Messages at S5 are handled as follows. Each address in local/457 and
remote/457 is marked either NOT DONE or DONE.
DONE: The message was successfully delivered, or the last delivery
attempt met with permanent failure. Either way, qmail-send
should not attempt further delivery to this address.
NOT DONE: If there have been any delivery attempts, they have all
met with temporary failure. Either way, qmail-send should
try delivery in the future.
qmail-send may at its leisure try to deliver a message to a NOT DONE
address. If the message is successfully delivered, qmail-send marks the
address as DONE. If the delivery attempt meets with permanent failure,
qmail-send first appends a note to bounce/457, creating bounce/457 if
necessary; then it marks the address as DONE.
qmail-send may handle bounce/457 at any time, as follows: it (1) injects
a new bounce message, created from bounce/457 and mess/457; (2) deletes
When all addresses in local/457 are DONE, qmail-send deletes local/457.
Same for remote/457.
When local/457 and remote/457 are gone, qmail-send eliminates the
message, as follows. First, if bounce/457 exists, qmail-send handles it
as described above. Once bounce/457 is definitely gone, qmail-send
deletes info/457, moving to S2, and finally mess/457, moving to S1.
If the computer crashes while qmail-queue is trying to queue a message,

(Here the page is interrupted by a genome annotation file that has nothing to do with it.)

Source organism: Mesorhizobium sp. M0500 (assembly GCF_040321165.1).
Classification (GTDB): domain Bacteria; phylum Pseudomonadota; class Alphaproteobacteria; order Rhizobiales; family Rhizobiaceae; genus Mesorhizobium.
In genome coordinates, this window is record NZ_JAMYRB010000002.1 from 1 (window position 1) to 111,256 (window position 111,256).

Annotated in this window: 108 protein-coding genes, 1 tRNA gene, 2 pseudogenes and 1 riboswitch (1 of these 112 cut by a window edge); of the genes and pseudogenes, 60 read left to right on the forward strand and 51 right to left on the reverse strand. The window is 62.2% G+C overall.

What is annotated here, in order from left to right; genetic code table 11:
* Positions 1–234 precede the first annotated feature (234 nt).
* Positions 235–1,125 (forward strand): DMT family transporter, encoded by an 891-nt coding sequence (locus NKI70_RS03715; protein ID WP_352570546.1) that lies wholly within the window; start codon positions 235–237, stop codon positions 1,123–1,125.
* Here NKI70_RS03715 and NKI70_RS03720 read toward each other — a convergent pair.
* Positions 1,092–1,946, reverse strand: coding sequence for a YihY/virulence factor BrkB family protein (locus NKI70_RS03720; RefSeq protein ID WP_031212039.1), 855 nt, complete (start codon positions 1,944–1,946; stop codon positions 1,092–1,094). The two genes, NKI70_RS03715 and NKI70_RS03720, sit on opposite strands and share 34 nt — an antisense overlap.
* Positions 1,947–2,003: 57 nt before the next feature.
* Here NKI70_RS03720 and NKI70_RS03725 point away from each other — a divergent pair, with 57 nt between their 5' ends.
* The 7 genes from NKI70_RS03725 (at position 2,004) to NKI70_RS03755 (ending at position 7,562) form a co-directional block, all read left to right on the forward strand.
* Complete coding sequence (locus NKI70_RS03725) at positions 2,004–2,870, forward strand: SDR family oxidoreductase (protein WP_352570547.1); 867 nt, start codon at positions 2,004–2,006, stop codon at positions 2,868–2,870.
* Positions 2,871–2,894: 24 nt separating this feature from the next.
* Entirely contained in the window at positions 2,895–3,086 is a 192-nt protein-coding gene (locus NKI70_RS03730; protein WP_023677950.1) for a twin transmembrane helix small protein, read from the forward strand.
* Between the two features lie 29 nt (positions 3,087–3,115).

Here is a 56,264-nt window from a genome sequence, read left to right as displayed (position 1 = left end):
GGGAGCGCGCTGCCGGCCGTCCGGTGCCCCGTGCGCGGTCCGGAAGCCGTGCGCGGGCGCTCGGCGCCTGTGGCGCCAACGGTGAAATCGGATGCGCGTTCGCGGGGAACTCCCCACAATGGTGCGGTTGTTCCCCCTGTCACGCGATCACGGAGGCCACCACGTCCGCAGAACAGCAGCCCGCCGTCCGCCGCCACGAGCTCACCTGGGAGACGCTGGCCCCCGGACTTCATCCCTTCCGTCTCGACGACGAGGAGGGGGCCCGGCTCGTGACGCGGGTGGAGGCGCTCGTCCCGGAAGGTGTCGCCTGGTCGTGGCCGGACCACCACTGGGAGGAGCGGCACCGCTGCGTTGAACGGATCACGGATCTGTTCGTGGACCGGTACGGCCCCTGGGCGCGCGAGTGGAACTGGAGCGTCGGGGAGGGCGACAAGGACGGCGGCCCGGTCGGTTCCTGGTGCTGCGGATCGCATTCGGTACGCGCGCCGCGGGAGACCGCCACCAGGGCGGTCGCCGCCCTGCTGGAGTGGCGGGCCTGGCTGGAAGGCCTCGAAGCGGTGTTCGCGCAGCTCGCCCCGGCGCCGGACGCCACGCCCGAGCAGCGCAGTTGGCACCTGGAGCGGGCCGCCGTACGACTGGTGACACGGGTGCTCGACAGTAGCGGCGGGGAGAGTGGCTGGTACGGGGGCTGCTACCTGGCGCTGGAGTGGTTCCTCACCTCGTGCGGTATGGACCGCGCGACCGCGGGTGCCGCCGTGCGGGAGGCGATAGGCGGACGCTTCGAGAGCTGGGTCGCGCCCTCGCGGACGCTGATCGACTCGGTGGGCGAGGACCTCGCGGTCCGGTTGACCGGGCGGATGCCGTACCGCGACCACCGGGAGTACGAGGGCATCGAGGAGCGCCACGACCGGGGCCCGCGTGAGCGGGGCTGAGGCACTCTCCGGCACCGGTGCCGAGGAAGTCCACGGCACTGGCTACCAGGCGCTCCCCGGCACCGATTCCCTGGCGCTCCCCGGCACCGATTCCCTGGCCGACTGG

or while qmail-send is eliminating a message, the message may be left in
state S2 or S3.
When qmail-send sees a message in state S2 or S3---other than one
it is currently eliminating!---where mess/457 is more than 36 hours old,
it deletes intd/457 if that exists, then deletes mess/457. Note that any
qmail-queue handling the message must be dead.
Similarly, when qmail-send sees a file in the pid/ directory that is
more than 36 hours old, it deletes it.
Cleanups are not necessary if the computer crashes while qmail-send is
delivering a message. At worst a message may be delivered twice. (There
is no way for a distributed mail system to eliminate the possibility of
duplication. What if an SMTP connection is broken just before the server
acknowledges successful receipt of the message? The client must assume
the worst and send the message again. Similarly, if the computer crashes
just before qmail-send marks a message as DONE, the new qmail-send must
assume the worst and send the message again. The usual solutions in the
database literature---e.g., keeping log files---amount to saying that
it's the recipient's computer's job to discard duplicate messages.)
7. Further notes
Currently info/457 serves two purposes: first, it records the envelope
sender; second, its modification time is used to decide when a message
has been in the queue too long. In the future info/457 may store more
information. Any non-backwards-compatible changes will be identified by
When qmail-queue has successfully placed a message into the queue, it
pulls a trigger offered by qmail-send. Here is the current triggering
mechanism: lock/trigger is a named pipe. Before scanning todo/,
qmail-send opens lock/trigger O_NDELAY for reading. It then selects for
readability on lock/trigger. qmail-queue pulls the trigger by writing a
byte O_NDELAY to lock/trigger. This makes lock/trigger readable and
wakes up qmail-send. Before scanning todo/ again, qmail-send closes and